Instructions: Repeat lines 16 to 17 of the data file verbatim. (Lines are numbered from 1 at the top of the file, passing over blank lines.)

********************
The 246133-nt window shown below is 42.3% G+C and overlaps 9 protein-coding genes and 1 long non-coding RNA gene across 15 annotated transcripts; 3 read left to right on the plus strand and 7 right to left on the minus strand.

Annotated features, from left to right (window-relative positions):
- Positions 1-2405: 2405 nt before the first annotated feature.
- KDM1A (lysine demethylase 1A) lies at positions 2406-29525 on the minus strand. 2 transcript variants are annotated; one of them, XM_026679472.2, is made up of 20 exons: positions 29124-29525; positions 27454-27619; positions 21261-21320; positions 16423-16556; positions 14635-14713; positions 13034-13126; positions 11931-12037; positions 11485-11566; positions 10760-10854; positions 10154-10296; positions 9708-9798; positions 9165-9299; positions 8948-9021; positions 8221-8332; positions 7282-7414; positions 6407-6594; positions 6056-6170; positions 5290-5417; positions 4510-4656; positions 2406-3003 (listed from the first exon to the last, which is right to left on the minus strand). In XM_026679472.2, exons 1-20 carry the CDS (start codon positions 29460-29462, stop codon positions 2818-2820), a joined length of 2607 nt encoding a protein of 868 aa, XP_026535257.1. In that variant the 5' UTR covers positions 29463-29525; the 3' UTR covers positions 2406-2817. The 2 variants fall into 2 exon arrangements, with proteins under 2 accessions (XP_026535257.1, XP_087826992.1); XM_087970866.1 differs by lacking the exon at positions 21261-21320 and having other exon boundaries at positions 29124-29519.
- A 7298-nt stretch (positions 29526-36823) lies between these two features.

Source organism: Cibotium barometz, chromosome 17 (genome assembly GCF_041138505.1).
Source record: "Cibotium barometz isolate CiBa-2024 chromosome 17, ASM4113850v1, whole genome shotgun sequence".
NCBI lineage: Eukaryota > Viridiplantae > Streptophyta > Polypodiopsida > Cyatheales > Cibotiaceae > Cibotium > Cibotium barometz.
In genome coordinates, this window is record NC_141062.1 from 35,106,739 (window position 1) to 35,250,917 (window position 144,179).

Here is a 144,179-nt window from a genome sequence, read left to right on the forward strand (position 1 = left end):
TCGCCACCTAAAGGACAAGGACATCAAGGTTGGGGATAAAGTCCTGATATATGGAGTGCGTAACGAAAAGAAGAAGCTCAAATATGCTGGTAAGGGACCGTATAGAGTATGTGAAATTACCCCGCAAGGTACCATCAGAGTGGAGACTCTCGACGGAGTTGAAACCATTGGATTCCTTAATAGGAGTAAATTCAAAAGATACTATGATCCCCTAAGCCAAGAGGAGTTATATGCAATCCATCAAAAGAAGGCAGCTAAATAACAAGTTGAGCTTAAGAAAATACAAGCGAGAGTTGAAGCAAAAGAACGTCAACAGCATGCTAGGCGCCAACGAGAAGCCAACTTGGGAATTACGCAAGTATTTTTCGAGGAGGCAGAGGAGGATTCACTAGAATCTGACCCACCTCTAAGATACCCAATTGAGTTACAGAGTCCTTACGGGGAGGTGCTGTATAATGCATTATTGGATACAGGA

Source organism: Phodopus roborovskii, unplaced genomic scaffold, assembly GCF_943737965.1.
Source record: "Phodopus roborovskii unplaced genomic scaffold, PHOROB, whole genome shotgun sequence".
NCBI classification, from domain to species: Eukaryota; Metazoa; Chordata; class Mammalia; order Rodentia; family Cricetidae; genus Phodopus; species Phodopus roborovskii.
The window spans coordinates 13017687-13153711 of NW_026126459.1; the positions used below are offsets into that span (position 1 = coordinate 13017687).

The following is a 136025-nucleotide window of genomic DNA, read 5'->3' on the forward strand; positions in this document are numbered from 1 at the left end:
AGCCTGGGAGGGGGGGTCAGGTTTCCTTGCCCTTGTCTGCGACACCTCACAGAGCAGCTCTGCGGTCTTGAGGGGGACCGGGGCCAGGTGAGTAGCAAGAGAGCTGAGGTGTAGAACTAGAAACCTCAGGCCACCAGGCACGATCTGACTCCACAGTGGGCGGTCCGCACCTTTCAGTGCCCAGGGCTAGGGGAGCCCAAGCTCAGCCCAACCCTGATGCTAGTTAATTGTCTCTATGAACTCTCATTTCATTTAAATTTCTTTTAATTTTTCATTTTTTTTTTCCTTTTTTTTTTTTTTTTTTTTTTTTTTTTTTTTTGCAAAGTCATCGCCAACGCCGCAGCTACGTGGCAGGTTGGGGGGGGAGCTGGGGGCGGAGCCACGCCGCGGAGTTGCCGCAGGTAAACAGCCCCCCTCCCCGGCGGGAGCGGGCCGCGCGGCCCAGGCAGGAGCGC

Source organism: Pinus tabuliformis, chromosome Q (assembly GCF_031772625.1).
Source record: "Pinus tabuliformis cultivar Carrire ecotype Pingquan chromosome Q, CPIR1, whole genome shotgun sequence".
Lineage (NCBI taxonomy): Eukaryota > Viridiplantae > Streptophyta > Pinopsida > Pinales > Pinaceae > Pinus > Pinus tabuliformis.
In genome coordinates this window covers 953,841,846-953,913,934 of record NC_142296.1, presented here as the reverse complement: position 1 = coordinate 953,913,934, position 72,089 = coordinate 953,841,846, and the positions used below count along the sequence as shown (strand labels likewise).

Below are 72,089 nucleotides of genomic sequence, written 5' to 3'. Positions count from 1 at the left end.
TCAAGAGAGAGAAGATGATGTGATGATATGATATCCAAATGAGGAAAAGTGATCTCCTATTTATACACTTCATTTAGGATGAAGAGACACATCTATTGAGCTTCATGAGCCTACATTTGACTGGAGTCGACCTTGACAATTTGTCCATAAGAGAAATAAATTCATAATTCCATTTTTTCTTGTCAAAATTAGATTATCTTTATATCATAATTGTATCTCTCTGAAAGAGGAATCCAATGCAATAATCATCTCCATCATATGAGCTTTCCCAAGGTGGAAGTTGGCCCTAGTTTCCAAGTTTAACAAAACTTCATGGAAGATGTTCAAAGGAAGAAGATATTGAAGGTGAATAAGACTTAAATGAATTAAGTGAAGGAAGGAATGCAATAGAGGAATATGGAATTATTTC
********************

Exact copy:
The following is a 136025-nucleotide window of genomic DNA, read 5'->3' on the forward strand; positions in this document are numbered from 1 at the left end:
AGCCTGGGAGGGGGGGTCAGGTTTCCTTGCCCTTGTCTGCGACACCTCACAGAGCAGCTCTGCGGTCTTGAGGGGGACCGGGGCCAGGTGAGTAGCAAGAGAGCTGAGGTGTAGAACTAGAAACCTCAGGCCACCAGGCACGATCTGACTCCACAGTGGGCGGTCCGCACCTTTCAGTGCCCAGGGCTAGGGGAGCCCAAGCTCAGCCCAACCCTGATGCTAGTTAATTGTCTCTATGAACTCTCATTTCATTTAAATTTCTTTTAATTTTTCATTTTTTTTTTCCTTTTTTTTTTTTTTTTTTTTTTTTTTTTTTTTTGCAAAGTCATCGCCAACGCCGCAGCTACGTGGCAGGTTGGGGGGGGAGCTGGGGGCGGAGCCACGCCGCGGAGTTGCCGCAGGTAAACAGCCCCCCTCCCCGGCGGGAGCGGGCCGCGCGGCCCAGGCAGGAGCGC